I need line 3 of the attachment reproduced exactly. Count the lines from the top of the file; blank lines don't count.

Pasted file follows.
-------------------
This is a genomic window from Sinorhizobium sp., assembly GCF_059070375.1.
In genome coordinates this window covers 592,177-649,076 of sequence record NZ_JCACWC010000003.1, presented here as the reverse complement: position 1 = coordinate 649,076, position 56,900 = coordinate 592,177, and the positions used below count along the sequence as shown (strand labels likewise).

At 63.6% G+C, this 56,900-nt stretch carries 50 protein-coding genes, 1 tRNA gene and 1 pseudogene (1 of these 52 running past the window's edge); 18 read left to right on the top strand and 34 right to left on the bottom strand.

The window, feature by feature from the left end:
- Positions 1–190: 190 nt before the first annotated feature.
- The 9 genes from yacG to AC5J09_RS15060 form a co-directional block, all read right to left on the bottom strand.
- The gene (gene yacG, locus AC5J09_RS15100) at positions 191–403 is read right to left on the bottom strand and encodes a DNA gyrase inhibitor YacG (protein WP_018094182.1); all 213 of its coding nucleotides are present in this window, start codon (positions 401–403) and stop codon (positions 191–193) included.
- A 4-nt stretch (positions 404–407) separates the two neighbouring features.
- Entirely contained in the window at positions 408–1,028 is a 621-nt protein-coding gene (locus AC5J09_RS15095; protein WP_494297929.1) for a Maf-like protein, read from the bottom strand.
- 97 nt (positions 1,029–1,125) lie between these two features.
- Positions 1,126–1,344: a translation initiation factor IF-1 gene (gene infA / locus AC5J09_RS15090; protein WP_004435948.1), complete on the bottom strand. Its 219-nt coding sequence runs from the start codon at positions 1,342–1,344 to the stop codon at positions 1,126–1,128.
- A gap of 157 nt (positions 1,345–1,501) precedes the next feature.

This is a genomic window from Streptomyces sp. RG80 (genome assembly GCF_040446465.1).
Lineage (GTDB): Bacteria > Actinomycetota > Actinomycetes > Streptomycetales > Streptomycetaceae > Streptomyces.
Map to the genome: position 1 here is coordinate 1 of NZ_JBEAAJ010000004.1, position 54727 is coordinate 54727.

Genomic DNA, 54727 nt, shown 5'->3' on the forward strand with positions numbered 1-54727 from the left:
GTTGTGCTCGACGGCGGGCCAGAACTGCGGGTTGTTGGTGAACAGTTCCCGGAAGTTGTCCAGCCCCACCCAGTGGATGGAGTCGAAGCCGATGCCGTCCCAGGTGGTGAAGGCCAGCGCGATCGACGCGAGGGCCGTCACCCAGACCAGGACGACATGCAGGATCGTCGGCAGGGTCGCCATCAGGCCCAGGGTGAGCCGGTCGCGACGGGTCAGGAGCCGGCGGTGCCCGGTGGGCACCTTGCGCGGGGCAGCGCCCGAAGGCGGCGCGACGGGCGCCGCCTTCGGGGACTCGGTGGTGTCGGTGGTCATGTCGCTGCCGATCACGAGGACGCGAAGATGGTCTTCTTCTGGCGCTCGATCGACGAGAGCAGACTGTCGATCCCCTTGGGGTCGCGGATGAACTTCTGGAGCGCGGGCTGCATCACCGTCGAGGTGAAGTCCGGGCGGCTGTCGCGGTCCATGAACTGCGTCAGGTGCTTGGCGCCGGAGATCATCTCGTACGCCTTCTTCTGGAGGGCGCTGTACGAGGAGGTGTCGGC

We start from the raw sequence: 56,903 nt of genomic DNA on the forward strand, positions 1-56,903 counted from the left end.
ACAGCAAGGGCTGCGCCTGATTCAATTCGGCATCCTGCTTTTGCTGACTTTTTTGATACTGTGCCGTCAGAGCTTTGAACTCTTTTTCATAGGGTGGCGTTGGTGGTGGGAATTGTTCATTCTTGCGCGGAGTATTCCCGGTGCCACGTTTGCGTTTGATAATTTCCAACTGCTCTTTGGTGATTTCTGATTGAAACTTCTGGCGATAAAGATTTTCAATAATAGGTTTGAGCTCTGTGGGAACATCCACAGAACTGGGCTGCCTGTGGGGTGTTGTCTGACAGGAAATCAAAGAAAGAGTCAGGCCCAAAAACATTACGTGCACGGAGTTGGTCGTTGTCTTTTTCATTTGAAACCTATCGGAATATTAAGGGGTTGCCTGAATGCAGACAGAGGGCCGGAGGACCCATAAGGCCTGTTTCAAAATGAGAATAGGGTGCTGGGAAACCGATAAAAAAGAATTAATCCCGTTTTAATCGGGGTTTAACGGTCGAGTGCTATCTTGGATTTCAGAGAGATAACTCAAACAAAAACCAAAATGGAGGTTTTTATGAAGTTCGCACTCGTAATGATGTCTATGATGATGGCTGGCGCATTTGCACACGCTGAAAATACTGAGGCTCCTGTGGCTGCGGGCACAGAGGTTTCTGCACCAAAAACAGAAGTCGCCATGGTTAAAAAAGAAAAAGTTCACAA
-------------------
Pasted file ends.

At 63.6% G+C, this 56,900-nt stretch carries 50 protein-coding genes, 1 tRNA gene and 1 pseudogene (1 of these 52 running past the window's edge); 18 read left to right on the top strand and 34 right to left on the bottom strand.